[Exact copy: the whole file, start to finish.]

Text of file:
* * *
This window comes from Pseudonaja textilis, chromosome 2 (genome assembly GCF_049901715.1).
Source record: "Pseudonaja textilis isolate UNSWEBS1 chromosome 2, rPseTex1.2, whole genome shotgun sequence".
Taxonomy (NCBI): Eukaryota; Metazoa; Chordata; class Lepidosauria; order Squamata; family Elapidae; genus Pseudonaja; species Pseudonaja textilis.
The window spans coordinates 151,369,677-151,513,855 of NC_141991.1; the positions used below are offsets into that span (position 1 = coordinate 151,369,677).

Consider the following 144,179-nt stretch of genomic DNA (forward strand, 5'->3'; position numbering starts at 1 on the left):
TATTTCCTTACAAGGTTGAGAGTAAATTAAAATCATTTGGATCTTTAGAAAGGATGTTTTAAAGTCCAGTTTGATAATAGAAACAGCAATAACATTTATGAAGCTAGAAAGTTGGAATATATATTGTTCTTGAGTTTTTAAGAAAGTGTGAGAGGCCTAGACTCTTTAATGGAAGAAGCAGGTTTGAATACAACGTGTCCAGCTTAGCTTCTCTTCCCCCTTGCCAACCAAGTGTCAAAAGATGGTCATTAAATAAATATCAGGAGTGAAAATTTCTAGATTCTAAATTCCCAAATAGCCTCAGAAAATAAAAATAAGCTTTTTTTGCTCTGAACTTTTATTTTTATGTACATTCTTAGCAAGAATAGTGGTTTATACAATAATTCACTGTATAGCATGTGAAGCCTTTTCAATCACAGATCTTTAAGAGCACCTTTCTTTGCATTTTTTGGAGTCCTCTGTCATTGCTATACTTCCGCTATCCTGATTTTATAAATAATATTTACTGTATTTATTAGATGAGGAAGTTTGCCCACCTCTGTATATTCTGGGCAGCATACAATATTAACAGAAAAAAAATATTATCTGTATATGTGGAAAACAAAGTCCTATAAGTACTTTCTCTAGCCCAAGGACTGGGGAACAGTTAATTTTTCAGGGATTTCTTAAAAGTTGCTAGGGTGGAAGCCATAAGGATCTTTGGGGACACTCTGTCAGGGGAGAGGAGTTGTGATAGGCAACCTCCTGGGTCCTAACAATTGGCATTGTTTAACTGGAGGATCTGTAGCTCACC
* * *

This window comes from Pseudonaja textilis, chromosome 2 (genome assembly GCF_049901715.1).
Source record: "Pseudonaja textilis isolate UNSWEBS1 chromosome 2, rPseTex1.2, whole genome shotgun sequence".
Taxonomy (NCBI): Eukaryota; Metazoa; Chordata; class Lepidosauria; order Squamata; family Elapidae; genus Pseudonaja; species Pseudonaja textilis.
The window spans coordinates 151,369,677-151,513,855 of NC_141991.1; the positions used below are offsets into that span (position 1 = coordinate 151,369,677).

Consider the following 144,179-nt stretch of genomic DNA (forward strand, 5'->3'; position numbering starts at 1 on the left):
TATTTCCTTACAAGGTTGAGAGTAAATTAAAATCATTTGGATCTTTAGAAAGGATGTTTTAAAGTCCAGTTTGATAATAGAAACAGCAATAACATTTATGAAGCTAGAAAGTTGGAATATATATTGTTCTTGAGTTTTTAAGAAAGTGTGAGAGGCCTAGACTCTTTAATGGAAGAAGCAGGTTTGAATACAACGTGTCCAGCTTAGCTTCTCTTCCCCCTTGCCAACCAAGTGTCAAAAGATGGTCATTAAATAAATATCAGGAGTGAAAATTTCTAGATTCTAAATTCCCAAATAGCCTCAGAAAATAAAAATAAGCTTTTTTTGCTCTGAACTTTTATTTTTATGTACATTCTTAGCAAGAATAGTGGTTTATACAATAATTCACTGTATAGCATGTGAAGCCTTTTCAATCACAGATCTTTAAGAGCACCTTTCTTTGCATTTTTTGGAGTCCTCTGTCATTGCTATACTTCCGCTATCCTGATTTTATAAATAATATTTACTGTATTTATTAGATGAGGAAGTTTGCCCACCTCTGTATATTCTGGGCAGCATACAATATTAACAGAAAAAAAATATTATCTGTATATGTGGAAAACAAAGTCCTATAAGTACTTTCTCTAGCCCAAGGACTGGGGAACAGTTAATTTTTCAGGGATTTCTTAAAAGTTGCTAGGGTGGAAGCCATAAGGATCTTTGGGGACACTCTGTCAGGGGAGAGGAGTTGTGATAGGCAACCTCCTGGGTCCTAACAATTGGCATTGTTTAACTGGAGGATCTGTAGCTCACC